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This worksheet helps students to analyze three pieces of evidence about Social Security (a government poster, a letter about the program, and Congressional testimony about the program) and write a paragraph explaining the evidence's different points of view.

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Item Type: Worksheet
Date: 2013

The Social Security Act of 1935 started a national old-age pension for workers who earned wages. This meant that at age 65 these workers could retire and receive monthly payments from the government. To pay for this program, workers and employers each paid money into the fund. The Social Security Board distributed this poster in 1936 and 1937 to…

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Item Type: Poster/Print
Date: 1936

This brief overview describes how the Social Security program originated during the Great Depression and how the program works.

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Item Type: Article/Essay
Date: 2013

President Roosevelt sent his Social Security bill, named the “Economic Security Act,” to Congress in January 1935. Congress held committee hearings on the bill. Here, a representative of the National Association for the Advancement of Colored People (NAACP), a group dedicated to advancing the rights of African Americans, testifies before…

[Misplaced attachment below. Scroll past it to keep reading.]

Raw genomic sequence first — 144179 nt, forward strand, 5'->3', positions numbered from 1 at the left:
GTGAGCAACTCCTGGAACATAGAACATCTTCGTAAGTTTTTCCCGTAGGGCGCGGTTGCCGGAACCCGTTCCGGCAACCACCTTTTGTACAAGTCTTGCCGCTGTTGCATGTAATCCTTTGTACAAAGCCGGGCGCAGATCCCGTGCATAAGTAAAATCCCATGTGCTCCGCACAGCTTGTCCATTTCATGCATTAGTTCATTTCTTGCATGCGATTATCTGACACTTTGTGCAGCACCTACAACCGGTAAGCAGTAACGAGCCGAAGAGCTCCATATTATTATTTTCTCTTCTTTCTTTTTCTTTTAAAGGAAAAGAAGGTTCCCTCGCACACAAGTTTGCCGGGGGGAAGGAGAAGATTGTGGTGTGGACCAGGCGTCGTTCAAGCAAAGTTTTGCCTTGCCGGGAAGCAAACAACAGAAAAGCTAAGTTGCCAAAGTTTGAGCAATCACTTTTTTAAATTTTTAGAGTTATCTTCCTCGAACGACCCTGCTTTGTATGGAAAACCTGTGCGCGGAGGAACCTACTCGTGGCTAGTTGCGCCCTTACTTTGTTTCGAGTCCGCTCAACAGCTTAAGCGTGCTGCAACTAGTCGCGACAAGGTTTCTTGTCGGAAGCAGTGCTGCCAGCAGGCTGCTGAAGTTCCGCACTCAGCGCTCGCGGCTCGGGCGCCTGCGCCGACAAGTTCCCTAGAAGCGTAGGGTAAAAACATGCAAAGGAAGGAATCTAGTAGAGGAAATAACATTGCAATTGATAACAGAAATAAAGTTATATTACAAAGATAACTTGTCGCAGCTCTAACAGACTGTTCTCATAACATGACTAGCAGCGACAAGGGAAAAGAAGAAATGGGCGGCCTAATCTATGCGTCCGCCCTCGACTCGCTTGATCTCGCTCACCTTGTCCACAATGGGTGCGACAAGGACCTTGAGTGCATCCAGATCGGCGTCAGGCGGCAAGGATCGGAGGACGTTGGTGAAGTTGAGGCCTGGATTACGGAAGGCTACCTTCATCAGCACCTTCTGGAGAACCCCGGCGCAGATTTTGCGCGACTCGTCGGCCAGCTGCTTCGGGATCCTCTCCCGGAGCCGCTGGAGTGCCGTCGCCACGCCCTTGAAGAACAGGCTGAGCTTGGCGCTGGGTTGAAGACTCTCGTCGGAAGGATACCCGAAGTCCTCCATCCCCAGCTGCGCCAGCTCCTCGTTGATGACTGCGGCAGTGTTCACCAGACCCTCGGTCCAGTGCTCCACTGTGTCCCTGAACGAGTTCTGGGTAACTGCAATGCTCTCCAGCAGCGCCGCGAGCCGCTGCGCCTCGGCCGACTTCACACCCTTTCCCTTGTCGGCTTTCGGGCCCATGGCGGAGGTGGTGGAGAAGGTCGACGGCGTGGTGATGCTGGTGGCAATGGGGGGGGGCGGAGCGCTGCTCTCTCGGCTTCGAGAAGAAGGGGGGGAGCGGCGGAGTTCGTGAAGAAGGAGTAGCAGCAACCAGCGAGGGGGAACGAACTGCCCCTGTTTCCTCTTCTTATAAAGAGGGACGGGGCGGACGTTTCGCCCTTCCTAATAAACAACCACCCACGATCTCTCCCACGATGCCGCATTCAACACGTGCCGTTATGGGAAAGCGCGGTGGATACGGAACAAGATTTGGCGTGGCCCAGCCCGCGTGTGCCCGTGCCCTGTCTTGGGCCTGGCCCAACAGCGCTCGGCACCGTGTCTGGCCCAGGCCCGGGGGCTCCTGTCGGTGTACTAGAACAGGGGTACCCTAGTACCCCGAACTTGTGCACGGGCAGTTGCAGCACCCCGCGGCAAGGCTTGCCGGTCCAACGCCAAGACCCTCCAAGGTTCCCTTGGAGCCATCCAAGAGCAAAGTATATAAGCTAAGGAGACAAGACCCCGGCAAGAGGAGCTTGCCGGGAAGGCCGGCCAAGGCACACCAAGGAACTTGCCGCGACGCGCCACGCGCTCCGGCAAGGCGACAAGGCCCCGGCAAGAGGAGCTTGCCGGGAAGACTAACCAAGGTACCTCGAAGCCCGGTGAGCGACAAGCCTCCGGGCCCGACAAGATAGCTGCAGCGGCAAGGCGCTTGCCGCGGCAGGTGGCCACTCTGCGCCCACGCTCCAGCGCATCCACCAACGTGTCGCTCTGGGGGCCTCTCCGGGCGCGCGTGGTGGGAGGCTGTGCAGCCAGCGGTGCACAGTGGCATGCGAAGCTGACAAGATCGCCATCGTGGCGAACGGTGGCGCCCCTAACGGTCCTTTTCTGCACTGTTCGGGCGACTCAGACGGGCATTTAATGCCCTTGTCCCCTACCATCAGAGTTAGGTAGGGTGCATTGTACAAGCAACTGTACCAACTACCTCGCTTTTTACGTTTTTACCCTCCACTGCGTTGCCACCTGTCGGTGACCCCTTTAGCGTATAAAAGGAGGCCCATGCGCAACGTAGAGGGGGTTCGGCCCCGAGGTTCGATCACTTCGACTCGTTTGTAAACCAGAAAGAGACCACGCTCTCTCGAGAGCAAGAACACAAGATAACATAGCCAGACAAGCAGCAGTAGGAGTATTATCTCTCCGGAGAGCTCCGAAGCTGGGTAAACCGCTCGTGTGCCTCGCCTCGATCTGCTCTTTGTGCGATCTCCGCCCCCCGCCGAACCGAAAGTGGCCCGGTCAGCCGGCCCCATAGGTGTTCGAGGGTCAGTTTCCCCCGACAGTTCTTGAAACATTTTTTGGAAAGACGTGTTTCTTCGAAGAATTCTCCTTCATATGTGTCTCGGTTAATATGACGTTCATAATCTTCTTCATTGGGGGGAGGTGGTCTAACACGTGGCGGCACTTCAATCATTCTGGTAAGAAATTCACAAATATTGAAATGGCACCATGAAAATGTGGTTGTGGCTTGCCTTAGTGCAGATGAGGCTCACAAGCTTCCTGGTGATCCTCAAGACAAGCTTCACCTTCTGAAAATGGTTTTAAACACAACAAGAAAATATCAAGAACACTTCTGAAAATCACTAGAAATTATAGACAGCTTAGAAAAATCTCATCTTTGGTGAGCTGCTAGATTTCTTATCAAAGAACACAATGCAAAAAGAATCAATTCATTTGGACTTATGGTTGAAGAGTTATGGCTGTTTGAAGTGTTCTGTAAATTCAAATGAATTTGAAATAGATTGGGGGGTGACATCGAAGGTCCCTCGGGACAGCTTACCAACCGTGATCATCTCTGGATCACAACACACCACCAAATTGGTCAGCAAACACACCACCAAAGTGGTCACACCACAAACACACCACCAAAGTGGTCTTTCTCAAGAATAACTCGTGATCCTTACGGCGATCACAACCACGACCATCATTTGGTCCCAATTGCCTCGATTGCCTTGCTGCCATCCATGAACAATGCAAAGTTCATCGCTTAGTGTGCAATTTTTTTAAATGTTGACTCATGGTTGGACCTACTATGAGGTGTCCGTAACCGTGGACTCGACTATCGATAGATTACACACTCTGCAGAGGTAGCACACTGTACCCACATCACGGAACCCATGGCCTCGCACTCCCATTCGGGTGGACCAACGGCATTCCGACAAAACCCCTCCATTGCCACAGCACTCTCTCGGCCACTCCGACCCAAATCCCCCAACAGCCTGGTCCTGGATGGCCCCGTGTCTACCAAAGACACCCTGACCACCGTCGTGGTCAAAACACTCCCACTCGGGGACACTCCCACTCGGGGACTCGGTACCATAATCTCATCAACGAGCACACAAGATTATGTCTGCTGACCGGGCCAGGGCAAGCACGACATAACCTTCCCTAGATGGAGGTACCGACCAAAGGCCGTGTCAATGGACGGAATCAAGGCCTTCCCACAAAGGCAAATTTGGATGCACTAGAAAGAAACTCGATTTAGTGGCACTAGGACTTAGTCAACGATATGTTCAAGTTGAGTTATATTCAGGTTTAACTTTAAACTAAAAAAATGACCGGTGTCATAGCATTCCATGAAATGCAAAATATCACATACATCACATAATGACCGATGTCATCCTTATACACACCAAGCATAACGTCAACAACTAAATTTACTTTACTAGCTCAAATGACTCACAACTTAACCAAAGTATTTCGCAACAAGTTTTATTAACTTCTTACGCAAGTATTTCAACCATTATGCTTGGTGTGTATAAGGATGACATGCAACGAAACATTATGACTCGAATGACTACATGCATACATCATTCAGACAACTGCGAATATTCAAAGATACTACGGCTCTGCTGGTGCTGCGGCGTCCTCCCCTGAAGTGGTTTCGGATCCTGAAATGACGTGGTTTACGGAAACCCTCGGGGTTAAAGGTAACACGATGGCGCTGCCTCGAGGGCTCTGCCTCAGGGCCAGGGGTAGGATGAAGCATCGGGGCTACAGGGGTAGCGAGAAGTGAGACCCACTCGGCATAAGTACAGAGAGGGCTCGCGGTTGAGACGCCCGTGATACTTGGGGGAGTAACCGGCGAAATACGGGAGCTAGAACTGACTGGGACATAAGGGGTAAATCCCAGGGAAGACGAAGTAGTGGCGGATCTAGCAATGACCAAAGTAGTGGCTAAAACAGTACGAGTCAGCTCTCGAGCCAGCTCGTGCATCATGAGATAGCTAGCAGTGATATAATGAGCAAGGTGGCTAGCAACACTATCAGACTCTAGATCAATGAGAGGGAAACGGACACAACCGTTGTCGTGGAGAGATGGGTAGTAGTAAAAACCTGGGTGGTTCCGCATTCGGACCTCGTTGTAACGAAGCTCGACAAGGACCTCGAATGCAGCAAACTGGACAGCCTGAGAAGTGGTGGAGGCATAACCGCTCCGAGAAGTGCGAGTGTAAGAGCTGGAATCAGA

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Item Type: Government Document
Date: 1935

In this letter to first lady Eleanor Roosevelt, an American protests the Social Security program, created two years earlier. For Social Security, the federal government took money out of working people’s paychecks in order to create a fund that gave payments to the elderly when they retired.

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Item Type: Diary/Letter
Date: 1937

This worksheet helps students undertake a close reading of the 1936 cartoon "A Mad Tea Party," about President Franklin Roosevelt and the New Deal. It also asks them to write a paragraph explaining the cartoon's argument.

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Item Type: Worksheet
Date: 2013

This worksheet helps students undertake a close reading of a timeline of New Deal programs and write a paragraph explaining one of them.

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Item Type: Worksheet
Date: 2013

This worksheet helps students undertake a close reading of letters from President Herbert Hoover and President Franklin Roosevelt and summarize their different ideas about the role of government during an economic crisis.
This cartoon uses characters from Lewis Carroll's Alice in Wonderland story to criticize federal spending on New Deal programs. The cartoonist depicts President Franklin Roosevelt as the Mad Hatter; Postmaster General and Chairman of the Democratic Party James Farley as the March Hare; and Congress as the sleepy Dormouse.

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Item Type: Cartoon
Date: 1936

The Great Depression cut childhoods short as poverty and unemployment soared. Young people struggled to stay healthy. Millions moved--sometimes with their families, sometimes on their own--in search of jobs. Many found relief in New Deal programs after 1933. Student activism also rose during the period. Throughout the period, as this film…

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Item Type: Documentary
Date: 2009